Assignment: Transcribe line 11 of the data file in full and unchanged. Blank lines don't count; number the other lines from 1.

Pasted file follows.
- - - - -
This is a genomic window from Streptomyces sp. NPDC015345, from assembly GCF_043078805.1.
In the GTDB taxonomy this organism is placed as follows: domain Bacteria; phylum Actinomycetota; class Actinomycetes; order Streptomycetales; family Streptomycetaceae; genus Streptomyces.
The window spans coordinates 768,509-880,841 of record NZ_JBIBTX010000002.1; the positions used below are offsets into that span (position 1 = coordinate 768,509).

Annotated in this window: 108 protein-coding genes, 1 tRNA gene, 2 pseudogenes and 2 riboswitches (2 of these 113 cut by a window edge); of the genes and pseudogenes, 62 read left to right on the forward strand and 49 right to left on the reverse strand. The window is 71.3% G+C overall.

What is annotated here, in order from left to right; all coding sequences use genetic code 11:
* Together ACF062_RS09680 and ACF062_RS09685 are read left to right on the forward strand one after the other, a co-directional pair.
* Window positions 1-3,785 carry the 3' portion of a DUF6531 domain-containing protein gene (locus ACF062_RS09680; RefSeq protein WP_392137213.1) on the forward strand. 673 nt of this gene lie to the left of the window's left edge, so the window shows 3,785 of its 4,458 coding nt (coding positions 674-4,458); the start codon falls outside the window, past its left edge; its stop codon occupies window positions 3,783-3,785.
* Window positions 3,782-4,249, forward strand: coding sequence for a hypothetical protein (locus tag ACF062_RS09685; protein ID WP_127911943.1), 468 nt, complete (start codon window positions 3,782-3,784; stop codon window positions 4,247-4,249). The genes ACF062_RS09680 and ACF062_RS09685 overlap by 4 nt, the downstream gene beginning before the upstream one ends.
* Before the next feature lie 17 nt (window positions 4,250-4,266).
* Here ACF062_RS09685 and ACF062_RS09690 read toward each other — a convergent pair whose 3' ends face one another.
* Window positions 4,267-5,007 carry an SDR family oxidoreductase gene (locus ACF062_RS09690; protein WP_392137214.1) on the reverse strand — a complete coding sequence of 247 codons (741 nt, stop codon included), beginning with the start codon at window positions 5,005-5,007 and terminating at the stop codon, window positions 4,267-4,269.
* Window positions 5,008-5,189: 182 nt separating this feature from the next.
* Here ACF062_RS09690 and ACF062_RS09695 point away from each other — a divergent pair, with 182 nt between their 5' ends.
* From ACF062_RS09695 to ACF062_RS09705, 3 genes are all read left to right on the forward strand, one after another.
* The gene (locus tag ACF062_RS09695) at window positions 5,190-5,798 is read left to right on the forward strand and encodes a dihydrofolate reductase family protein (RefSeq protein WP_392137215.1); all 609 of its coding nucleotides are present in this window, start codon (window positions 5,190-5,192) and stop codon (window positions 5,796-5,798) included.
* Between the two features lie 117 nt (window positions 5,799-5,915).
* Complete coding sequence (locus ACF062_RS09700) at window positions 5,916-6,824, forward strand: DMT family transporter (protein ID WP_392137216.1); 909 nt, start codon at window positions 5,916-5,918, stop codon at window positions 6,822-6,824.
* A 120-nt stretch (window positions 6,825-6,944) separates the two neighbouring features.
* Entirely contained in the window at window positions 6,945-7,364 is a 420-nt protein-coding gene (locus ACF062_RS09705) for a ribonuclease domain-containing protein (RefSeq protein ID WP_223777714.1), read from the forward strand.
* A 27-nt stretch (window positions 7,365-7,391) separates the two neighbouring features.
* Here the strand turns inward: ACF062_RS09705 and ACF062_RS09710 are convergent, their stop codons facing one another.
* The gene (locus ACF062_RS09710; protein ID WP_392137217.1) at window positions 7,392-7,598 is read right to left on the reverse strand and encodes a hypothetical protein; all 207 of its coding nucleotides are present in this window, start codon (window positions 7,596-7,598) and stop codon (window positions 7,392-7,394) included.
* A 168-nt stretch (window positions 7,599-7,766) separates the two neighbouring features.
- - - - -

* Window positions 4,267-5,007 carry an SDR family oxidoreductase gene (locus ACF062_RS09690; protein WP_392137214.1) on the reverse strand — a complete coding sequence of 247 codons (741 nt, stop codon included), beginning with the start codon at window positions 5,005-5,007 and terminating at the stop codon, window positions 4,267-4,269.